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    If you prefer your feet firmer on the ground, the coastal path towards Pendower Beach is a beautiful route for spectacular coastal views and a chance to explore the local flora and fauna.

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    The next day we explored Mevagissey, one of my favourite fishing villages in the UK. With its bustling seafaring community, the distinct smell of fresh fish and its winding alleyways there is something magical about this place.

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    In the evening, we headed to the Kings Head pub deep in the beautiful Roseland countryside in the tiny hamlet of Ruan Lanihorne. The Kings Head is a typical English countryside pub, with a warm welcome, great local beer selection and plenty of character. All of the food is prepared on the premise using as much local produce as possible.

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    We started with the house made foccacia loaf, served warm with olive oil, balsamic and garlic butter.DSC_0226 The chicken saltimbocca with west country chicken breast, parma ham and mozzarella.DSC_0229 Roasted Cornish pork belly slow cooked with fennel & coriander seeds, served with a Parsley, Mint, Basil, Anchovy, Chilli & Caper Salsa, vegetables and mash.
    DSC_0234 The desserts were delicious – amaretto creme brulee followed by a bitter chocolate mousse.DSC_0242  DSC_0249

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    There’s so much more to explore in Cornwall, I have only just scratched the surface. Next time I will make time for Paul Ainsworth at Number 6 in Padstow and the Harbour Brewing Company.  But I returned to London with a full belly, a healthy glow and the first signs of summer tan lines.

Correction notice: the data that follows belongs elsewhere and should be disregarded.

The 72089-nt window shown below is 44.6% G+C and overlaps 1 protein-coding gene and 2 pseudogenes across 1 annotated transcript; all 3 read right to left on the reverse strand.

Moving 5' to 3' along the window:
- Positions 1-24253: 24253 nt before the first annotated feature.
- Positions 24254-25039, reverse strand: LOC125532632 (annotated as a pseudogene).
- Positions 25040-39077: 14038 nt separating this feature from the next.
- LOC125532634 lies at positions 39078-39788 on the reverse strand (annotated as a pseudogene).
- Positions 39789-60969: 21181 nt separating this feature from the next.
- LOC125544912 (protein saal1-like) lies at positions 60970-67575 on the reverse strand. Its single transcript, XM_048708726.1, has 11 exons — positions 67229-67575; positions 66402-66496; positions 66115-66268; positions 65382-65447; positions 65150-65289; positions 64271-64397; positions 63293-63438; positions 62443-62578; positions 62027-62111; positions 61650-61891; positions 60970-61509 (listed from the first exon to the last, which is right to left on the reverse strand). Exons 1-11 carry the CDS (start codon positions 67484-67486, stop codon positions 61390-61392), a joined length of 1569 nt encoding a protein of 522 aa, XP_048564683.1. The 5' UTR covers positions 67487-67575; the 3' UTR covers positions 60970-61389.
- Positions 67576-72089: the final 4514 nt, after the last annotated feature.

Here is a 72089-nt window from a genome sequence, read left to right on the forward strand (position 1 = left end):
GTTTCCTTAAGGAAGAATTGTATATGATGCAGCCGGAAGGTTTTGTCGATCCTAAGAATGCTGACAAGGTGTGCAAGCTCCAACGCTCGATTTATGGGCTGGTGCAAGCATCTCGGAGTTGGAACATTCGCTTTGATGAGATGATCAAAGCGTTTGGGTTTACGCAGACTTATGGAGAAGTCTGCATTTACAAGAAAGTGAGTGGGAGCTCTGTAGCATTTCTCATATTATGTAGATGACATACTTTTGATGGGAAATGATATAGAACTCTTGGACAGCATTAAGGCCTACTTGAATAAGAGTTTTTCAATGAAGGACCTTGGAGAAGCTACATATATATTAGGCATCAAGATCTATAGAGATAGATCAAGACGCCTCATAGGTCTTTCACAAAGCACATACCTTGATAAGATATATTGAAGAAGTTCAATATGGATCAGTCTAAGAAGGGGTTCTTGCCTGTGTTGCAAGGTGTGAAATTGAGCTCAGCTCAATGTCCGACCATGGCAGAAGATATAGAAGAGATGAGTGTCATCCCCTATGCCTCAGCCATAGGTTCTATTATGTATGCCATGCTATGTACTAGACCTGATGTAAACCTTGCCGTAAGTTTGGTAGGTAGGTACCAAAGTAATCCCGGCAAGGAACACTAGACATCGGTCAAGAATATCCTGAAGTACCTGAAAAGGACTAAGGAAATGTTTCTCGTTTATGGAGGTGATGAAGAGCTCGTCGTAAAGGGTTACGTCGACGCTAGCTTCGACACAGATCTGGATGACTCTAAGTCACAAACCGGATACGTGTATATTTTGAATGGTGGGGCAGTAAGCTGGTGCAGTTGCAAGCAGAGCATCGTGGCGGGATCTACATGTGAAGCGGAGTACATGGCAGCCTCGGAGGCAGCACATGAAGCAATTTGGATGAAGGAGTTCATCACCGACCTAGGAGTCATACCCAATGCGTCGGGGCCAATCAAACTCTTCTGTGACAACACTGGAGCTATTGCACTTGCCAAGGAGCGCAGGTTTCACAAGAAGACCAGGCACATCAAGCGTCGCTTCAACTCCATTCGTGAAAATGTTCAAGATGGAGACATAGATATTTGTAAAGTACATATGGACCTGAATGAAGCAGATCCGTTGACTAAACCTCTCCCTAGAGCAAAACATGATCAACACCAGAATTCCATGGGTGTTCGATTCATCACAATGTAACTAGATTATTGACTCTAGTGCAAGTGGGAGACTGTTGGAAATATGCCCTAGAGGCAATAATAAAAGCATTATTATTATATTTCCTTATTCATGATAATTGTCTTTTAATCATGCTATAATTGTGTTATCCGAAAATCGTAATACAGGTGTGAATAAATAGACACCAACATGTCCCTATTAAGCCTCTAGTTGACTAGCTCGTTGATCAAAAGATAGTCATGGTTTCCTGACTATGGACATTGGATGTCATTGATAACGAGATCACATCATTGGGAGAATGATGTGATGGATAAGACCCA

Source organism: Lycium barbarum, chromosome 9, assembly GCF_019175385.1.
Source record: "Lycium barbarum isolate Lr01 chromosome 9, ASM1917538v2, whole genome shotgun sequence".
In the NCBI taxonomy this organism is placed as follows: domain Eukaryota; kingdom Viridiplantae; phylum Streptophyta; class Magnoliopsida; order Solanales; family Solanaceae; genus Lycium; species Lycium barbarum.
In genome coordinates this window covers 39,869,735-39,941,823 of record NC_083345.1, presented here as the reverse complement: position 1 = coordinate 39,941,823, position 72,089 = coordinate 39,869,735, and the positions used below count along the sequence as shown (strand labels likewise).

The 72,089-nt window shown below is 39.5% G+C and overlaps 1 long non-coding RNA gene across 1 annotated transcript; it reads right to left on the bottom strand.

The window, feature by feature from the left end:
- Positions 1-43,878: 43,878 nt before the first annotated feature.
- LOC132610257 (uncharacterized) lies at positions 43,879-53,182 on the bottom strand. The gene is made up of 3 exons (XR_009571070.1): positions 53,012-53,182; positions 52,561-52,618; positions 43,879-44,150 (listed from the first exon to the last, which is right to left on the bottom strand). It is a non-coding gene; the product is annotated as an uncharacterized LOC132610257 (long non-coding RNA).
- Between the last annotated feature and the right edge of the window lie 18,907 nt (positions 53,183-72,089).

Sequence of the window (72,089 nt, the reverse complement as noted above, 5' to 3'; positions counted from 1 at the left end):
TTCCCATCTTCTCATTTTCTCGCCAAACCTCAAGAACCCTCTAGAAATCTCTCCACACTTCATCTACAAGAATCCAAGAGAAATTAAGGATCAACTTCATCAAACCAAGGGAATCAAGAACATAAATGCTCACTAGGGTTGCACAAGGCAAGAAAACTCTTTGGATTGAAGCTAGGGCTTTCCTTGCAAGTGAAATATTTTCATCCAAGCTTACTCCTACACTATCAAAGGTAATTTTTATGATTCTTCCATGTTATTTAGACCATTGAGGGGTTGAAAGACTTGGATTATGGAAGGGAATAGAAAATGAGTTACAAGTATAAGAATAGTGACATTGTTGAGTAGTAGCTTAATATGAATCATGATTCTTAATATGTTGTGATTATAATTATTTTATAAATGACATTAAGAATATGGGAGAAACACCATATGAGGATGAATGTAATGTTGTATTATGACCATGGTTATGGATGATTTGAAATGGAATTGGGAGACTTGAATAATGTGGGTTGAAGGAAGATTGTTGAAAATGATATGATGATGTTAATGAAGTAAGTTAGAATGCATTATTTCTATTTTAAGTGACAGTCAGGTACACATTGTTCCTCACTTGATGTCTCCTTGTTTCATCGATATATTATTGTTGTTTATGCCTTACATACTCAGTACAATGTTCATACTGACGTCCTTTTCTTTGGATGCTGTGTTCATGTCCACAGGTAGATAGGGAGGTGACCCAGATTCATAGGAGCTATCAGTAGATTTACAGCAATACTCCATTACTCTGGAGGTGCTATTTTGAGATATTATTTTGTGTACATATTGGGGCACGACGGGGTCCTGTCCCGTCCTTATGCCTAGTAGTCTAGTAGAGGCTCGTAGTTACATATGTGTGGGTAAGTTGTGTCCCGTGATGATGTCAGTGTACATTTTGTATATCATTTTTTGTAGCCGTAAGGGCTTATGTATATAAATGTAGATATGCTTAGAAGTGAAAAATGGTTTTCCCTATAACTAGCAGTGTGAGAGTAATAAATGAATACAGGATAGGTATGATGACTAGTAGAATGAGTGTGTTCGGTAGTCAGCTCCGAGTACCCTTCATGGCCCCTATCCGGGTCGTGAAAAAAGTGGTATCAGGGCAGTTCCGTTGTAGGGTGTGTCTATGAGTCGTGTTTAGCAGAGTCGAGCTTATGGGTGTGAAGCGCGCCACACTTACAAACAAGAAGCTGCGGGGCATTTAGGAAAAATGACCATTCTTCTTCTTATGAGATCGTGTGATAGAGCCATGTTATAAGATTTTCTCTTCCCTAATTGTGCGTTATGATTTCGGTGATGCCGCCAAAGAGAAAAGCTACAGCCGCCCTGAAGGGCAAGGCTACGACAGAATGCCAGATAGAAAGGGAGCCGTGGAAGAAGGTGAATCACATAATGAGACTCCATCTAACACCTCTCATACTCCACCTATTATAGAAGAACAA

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    7 Comments

    1. July 14, 2013 / 7:33 pm

      Great post! Love Cornwall, holiday there every year. Gorgeous photography, looks like you had the most amazing weather too!!
      Steph

      • July 14, 2013 / 9:13 pm

        It’s so lovely! Where do you normally head to? I have a lot more of Cornwall to explore for next time.

        • July 14, 2013 / 9:28 pm

          Normally go to Penzance, but recently been going to St.Ives and Falmouth. They are stunning. Love the Tate Gallery at St.Ives and the Sloop Inn. They do a great steak and great live music. Gilly’s Beach at Falmouth is great too, it has an awesome restaurant overlooking the bay. I had Salmon Fishcakes with a poached egg, spinach and Hollandaise sauce – to die for! Sennet Cove is another great beach too, further down the coast, not far from Lands End. So picturesque and rugged with lots of character, Cornwall boasts some of the best coastline in my opinion in Britain, a treasure. Some of my best holidays have been there!
          Hope you can go back soon and explore some more.
          Steph

    2. August 11, 2013 / 2:47 pm

      new follower- love your blog! do you know what’s the cheapest method of travelling to cornwall from london? i’m presuming its by train?

      • August 14, 2013 / 7:44 am

        Hi! Glad to hear you like it 🙂 Train is cheapest if you are going solo or with a small group but I prefer to drive down there so you can explore the beaches more. Let me know if you need any more tips. Cornwall is a beautiful spot and one of my favourite areas in the UK.